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[in-sahy-zer] /ɪnˈsaɪ zər/

noun, Dentistry.
any of the four anterior teeth in each jaw, used for cutting and gnawing.
a chisel-edged tooth at the front of the mouth. In man there are four in each jaw

“cutting tooth,” 1670s, from Medieval Latin incisor “a cutting tooth,” literally “that which cuts into,” from Latin incisus, past participle of incidere (see incision). Inscisours as the name of a cutting tool is attested from early 15c.

incisor in·ci·sor (ĭn-sī’zər)
Any of the four teeth adapted for cutting or gnawing, having a chisel-shaped crown and a single conical root and located in the front part of both jaws in both deciduous and permanent dentitions.
A sharp-edged tooth in mammals that is adapted for cutting or gnawing. The incisors are located in the front of the mouth between the canine teeth.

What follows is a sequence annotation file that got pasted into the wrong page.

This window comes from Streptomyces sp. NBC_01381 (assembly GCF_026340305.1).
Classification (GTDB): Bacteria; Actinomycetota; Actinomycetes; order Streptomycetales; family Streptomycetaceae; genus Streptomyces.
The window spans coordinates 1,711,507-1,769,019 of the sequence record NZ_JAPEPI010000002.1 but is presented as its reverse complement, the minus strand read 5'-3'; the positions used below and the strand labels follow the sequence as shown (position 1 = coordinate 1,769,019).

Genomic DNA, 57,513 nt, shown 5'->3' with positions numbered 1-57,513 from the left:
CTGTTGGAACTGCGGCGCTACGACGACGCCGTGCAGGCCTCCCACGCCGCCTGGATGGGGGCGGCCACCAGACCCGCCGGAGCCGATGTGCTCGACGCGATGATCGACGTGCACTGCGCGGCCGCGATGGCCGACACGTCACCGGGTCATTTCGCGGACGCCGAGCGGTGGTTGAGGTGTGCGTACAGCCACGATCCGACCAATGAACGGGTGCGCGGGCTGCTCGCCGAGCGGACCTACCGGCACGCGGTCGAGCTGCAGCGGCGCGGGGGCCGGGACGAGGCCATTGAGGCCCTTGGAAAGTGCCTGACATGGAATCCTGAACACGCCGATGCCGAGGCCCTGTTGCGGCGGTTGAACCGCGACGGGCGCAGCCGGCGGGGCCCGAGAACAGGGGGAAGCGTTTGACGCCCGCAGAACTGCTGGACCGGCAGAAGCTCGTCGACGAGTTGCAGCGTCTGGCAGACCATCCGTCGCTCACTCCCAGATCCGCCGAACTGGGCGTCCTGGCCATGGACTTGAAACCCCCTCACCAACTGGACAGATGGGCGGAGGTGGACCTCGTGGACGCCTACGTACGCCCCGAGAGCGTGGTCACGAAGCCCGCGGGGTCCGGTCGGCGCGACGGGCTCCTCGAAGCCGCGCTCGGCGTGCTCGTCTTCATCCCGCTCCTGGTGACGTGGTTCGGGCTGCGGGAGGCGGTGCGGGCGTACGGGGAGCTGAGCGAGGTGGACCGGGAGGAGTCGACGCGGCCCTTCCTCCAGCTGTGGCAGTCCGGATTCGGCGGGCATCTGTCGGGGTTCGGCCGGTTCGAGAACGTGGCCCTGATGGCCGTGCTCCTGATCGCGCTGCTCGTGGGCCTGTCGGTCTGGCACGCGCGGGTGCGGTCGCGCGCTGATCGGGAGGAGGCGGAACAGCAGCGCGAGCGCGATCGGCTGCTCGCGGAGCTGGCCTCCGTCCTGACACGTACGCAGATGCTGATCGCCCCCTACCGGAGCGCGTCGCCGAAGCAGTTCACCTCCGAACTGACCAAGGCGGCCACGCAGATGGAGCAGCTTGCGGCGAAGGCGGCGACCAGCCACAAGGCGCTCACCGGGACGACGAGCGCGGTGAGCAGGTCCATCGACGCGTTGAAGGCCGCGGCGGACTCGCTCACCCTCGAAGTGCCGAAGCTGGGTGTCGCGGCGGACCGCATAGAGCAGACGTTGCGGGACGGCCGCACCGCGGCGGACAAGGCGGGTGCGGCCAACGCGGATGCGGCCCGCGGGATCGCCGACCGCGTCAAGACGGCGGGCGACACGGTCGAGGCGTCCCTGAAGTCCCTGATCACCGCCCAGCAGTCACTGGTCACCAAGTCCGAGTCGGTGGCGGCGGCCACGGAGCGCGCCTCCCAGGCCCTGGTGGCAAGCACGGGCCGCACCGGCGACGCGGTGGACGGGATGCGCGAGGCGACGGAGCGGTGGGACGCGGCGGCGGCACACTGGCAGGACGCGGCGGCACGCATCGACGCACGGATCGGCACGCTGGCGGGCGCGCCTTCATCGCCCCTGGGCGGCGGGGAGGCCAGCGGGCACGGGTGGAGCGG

incisors [(in-seye-zuhrz)]

The sharp teeth at the front of the mouth (four on the top and four on the bottom) that are specialized for cutting. (Compare molars.)


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    [in-sahyt] /ɪnˈsaɪt/ verb (used with object), incited, inciting. 1. to stir, encourage, or urge on; stimulate or prompt to action: to incite a crowd to riot. /ɪnˈsaɪt/ verb 1. (transitive) to stir up or provoke to action v. mid-15c., from Middle French enciter (14c.), from Latin incitare “to put into rapid motion,” figuratively “rouse, urge, […]

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